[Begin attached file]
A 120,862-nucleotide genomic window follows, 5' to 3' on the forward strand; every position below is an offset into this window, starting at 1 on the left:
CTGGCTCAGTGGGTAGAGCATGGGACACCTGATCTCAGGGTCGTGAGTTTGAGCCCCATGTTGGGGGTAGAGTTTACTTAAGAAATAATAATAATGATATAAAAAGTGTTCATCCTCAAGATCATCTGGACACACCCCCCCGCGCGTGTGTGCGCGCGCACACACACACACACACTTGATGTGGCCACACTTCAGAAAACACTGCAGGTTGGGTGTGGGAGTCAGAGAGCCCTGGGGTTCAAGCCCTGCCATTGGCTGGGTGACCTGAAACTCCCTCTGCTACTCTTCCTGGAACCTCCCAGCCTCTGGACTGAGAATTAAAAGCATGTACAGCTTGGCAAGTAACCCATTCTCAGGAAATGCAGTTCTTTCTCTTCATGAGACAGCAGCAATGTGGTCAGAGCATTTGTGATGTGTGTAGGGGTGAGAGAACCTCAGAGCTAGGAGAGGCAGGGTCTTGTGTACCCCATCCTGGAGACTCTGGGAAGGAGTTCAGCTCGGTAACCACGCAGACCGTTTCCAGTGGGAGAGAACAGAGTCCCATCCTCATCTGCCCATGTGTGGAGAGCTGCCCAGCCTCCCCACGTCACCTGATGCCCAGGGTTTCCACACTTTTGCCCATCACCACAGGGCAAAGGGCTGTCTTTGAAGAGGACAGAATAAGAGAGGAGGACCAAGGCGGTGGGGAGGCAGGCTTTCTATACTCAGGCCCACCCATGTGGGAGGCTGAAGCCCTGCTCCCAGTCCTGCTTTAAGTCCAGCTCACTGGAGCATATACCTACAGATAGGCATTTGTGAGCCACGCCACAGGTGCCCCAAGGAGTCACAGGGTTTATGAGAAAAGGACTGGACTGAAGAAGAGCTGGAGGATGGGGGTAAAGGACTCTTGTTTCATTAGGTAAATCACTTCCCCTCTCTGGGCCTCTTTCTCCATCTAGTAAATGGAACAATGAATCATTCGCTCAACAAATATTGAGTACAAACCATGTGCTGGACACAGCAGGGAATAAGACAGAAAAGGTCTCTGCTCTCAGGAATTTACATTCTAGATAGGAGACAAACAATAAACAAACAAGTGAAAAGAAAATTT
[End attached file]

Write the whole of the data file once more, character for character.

A 120,862-nucleotide genomic window follows, 5' to 3' on the forward strand; every position below is an offset into this window, starting at 1 on the left:
CTGGCTCAGTGGGTAGAGCATGGGACACCTGATCTCAGGGTCGTGAGTTTGAGCCCCATGTTGGGGGTAGAGTTTACTTAAGAAATAATAATAATGATATAAAAAGTGTTCATCCTCAAGATCATCTGGACACACCCCCCCGCGCGTGTGTGCGCGCGCACACACACACACACACTTGATGTGGCCACACTTCAGAAAACACTGCAGGTTGGGTGTGGGAGTCAGAGAGCCCTGGGGTTCAAGCCCTGCCATTGGCTGGGTGACCTGAAACTCCCTCTGCTACTCTTCCTGGAACCTCCCAGCCTCTGGACTGAGAATTAAAAGCATGTACAGCTTGGCAAGTAACCCATTCTCAGGAAATGCAGTTCTTTCTCTTCATGAGACAGCAGCAATGTGGTCAGAGCATTTGTGATGTGTGTAGGGGTGAGAGAACCTCAGAGCTAGGAGAGGCAGGGTCTTGTGTACCCCATCCTGGAGACTCTGGGAAGGAGTTCAGCTCGGTAACCACGCAGACCGTTTCCAGTGGGAGAGAACAGAGTCCCATCCTCATCTGCCCATGTGTGGAGAGCTGCCCAGCCTCCCCACGTCACCTGATGCCCAGGGTTTCCACACTTTTGCCCATCACCACAGGGCAAAGGGCTGTCTTTGAAGAGGACAGAATAAGAGAGGAGGACCAAGGCGGTGGGGAGGCAGGCTTTCTATACTCAGGCCCACCCATGTGGGAGGCTGAAGCCCTGCTCCCAGTCCTGCTTTAAGTCCAGCTCACTGGAGCATATACCTACAGATAGGCATTTGTGAGCCACGCCACAGGTGCCCCAAGGAGTCACAGGGTTTATGAGAAAAGGACTGGACTGAAGAAGAGCTGGAGGATGGGGGTAAAGGACTCTTGTTTCATTAGGTAAATCACTTCCCCTCTCTGGGCCTCTTTCTCCATCTAGTAAATGGAACAATGAATCATTCGCTCAACAAATATTGAGTACAAACCATGTGCTGGACACAGCAGGGAATAAGACAGAAAAGGTCTCTGCTCTCAGGAATTTACATTCTAGATAGGAGACAAACAATAAACAAACAAGTGAAAAGAAAATTT